Here’s a (rather long) list of Best Protein Sources in grams of protein/100g
Takes the gold at 75g per 100g… It’s almost scary. Seitan, aka wheat meat or gluten meat, is low in sodium, carbs and fat and high in iron and calcium. Interesting history behind seitan but its ingredients consist of mixing the protein in wheat, gluten, with herbs and spices, then hydrating it water (or stock) and then simmering it in broth. In short, it’s a dough made from gluten. Once vital gluten flour is washed with water, the starches dissolve and leaves behind a mass of insoluble gluten with a meaty/chewy texture.
Seitan, however, is still not a complete protein unless you add soy sauce to add gluten’s missing amino acid, Lycine.
Another downside is if you’re looking for a gluten-free diet (celiac/allergies or, uh uhm, Paleos/Noakes/Crossfitters) you can’t eat this.
Now here’s one you might not know but you should… Another superfood and with good reason! At 60-64g of protein per 100g, complete and contains many minerals and health benefits. Spirulina is a micro-algae grown and harvested from salty waters… Sounds interesting yet? Have you seen any Iron Man movie where Tony Stark wasn’t sipping on a green smoothie/juice?? Lightbulb.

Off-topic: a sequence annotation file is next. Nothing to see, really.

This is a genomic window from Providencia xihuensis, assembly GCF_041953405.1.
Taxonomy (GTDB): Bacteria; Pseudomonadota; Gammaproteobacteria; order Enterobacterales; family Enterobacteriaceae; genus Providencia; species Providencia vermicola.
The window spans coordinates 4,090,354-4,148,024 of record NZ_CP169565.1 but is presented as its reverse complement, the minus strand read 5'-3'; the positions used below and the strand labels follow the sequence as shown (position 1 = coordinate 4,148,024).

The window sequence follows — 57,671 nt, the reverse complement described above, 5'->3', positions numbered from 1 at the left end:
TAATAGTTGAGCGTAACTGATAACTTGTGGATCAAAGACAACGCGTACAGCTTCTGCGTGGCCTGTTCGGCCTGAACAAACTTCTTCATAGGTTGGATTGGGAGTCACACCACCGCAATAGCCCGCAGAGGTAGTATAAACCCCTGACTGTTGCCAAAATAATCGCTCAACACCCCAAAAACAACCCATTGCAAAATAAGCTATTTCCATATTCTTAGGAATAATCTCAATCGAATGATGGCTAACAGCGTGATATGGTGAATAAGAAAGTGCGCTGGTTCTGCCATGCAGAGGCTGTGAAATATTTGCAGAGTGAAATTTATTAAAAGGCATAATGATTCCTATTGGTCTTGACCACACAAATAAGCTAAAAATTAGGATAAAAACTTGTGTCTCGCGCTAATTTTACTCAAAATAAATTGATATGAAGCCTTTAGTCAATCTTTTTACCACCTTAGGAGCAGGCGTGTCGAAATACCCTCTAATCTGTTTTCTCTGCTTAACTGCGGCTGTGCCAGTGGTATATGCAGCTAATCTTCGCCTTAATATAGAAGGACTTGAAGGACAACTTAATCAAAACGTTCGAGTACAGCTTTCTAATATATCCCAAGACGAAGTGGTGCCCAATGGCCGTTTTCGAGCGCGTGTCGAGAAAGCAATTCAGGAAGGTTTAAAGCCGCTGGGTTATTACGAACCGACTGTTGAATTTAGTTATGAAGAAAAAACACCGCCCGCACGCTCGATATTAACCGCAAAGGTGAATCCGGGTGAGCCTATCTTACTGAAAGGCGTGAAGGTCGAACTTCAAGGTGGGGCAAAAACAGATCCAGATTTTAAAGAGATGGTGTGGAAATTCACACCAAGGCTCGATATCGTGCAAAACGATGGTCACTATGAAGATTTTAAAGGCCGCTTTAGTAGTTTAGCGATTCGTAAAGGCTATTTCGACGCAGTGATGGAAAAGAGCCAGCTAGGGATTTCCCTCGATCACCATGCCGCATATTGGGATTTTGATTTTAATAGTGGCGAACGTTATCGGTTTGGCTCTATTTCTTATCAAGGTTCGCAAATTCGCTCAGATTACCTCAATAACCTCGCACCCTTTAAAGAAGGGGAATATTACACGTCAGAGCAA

Originating from South Africa as an everyday snack, this product has swooped the fitness world off its feet! It was hard to get a final read on this one, got results varying from 15g to 60g! But according to the site that seemed most reliable (and sincere), biltong can boast up to 39g of protein per 100g, which is a lot of pro.
I suppose it’s hard to calculate but the reasoning behind it goes as follows: “…This means that when compared by weight to raw meat, medium biltong has a 80% to 100% higher concentration of protein, fat and calories. Because air-drying is far superior to cooking in terms of preserving trace vitamins and minerals, these are present in higher concentrations than in raw meat.”
37g and contains all 9 essentials. Head over to Hemp Hummus to see a list of health benefits as well as a pretty yummy and fool-proof recipe.